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CONCLUDING REMARKS

The Darul Islam and the Indonesian Republic conducted their activities in a similar manner, opposing Dutch colonial authority and building an independent nation-state for the Indonesian people. Ideological differences between secular nationalists and Islamists, during their rapprochement, had been lessened in favour of these common goals; even after the departure of the Dutch, relations between the Darul Islam and the Indonesian Republic were not clear-cut. Masyumi and PSII went to great length to promote a political solution to the ‘Darul Islam problem’ and to limit the army’s intervention in the Priangan.

The proclamation of the unitary state in 1950 and Soekarno’s increased favouritism towards a spiritual understanding of the Pancasila, which by then would include the communists in his coalition, resulted in the emergence of substantial and structured antagonism. Coupled with calls for national unity and pressure to ‘restore peace’ - especially after the regional uprisings in Sumatra and Sulawesi - Soekarno was encouraged to take a stronger stand against the Darul Islam.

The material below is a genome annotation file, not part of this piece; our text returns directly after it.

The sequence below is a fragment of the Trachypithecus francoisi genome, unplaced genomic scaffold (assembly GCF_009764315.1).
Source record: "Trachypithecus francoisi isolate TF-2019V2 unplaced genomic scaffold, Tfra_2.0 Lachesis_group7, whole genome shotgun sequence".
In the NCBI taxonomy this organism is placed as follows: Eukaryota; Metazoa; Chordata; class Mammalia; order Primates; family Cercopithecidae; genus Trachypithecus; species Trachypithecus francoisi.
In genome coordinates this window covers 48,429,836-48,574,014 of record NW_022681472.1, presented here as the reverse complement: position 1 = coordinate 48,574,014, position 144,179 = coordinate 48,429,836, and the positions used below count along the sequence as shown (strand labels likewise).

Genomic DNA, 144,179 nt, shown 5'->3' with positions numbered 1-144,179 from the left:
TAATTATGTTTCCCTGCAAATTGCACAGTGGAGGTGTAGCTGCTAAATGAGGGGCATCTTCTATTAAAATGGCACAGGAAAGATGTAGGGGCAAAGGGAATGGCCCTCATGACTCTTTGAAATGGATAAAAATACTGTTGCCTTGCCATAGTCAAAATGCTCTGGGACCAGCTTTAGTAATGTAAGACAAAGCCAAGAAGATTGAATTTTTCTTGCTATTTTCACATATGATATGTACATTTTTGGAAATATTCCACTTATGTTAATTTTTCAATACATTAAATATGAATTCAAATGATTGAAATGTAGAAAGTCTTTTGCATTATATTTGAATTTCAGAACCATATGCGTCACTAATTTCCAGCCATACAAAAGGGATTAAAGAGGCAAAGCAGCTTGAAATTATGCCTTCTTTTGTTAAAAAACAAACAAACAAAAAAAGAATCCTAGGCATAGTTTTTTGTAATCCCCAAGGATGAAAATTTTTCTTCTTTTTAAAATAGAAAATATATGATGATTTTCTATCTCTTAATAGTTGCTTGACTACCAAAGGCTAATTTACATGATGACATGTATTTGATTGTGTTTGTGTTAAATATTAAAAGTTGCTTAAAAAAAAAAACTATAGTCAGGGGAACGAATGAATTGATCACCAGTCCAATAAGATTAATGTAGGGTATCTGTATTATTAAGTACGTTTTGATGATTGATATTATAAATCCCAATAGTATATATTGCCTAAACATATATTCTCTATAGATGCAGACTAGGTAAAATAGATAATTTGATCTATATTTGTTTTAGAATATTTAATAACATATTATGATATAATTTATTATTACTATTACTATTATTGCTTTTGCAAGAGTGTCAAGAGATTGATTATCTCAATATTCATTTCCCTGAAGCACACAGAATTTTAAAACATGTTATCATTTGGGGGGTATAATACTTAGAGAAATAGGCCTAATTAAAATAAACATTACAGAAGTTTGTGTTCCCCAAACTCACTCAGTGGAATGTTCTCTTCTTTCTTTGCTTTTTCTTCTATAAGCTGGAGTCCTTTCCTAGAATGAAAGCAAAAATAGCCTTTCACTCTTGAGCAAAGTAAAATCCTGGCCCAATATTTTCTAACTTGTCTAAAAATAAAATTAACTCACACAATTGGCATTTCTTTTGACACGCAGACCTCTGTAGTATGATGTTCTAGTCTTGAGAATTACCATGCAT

By the time Indonesians were called to the ballots in 1955, ten years after the ‘temporary’ constitution had been proclaimed, political Islam was between a rock and a hard place. Masyumi had lost the NU, its non-Javanese outlook had led it to support the regional rebellions and its founding ideology pushed it to favour the Darul Islam. These factors contributed to its political demise.

By the end of the decade the army had regained its political power, and on the issue of the Darul Islam it now had the upper hand against those calling for a political solution. In June 1962 Kar- tosuwiryo was captured and Darul Islam activities slowly petered out.

 
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